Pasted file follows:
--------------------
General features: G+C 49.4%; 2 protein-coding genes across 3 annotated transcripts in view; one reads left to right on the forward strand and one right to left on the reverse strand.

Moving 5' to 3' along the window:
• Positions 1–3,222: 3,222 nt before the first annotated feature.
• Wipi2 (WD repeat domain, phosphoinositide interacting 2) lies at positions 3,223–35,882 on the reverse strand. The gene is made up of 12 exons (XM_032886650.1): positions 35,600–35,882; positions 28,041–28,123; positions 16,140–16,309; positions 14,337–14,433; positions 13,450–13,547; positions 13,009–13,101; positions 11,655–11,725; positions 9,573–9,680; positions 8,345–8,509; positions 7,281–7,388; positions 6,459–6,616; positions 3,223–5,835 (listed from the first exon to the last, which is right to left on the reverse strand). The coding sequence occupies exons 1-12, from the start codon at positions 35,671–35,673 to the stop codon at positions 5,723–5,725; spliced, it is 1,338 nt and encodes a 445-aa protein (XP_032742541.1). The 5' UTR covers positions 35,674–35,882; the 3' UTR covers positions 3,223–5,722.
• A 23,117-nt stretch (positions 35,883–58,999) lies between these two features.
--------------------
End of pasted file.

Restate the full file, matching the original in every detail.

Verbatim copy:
General features: G+C 49.4%; 2 protein-coding genes across 3 annotated transcripts in view; one reads left to right on the forward strand and one right to left on the reverse strand.

Moving 5' to 3' along the window:
• Positions 1–3,222: 3,222 nt before the first annotated feature.
• Wipi2 (WD repeat domain, phosphoinositide interacting 2) lies at positions 3,223–35,882 on the reverse strand. The gene is made up of 12 exons (XM_032886650.1): positions 35,600–35,882; positions 28,041–28,123; positions 16,140–16,309; positions 14,337–14,433; positions 13,450–13,547; positions 13,009–13,101; positions 11,655–11,725; positions 9,573–9,680; positions 8,345–8,509; positions 7,281–7,388; positions 6,459–6,616; positions 3,223–5,835 (listed from the first exon to the last, which is right to left on the reverse strand). The coding sequence occupies exons 1-12, from the start codon at positions 35,671–35,673 to the stop codon at positions 5,723–5,725; spliced, it is 1,338 nt and encodes a 445-aa protein (XP_032742541.1). The 5' UTR covers positions 35,674–35,882; the 3' UTR covers positions 3,223–5,722.
• A 23,117-nt stretch (positions 35,883–58,999) lies between these two features.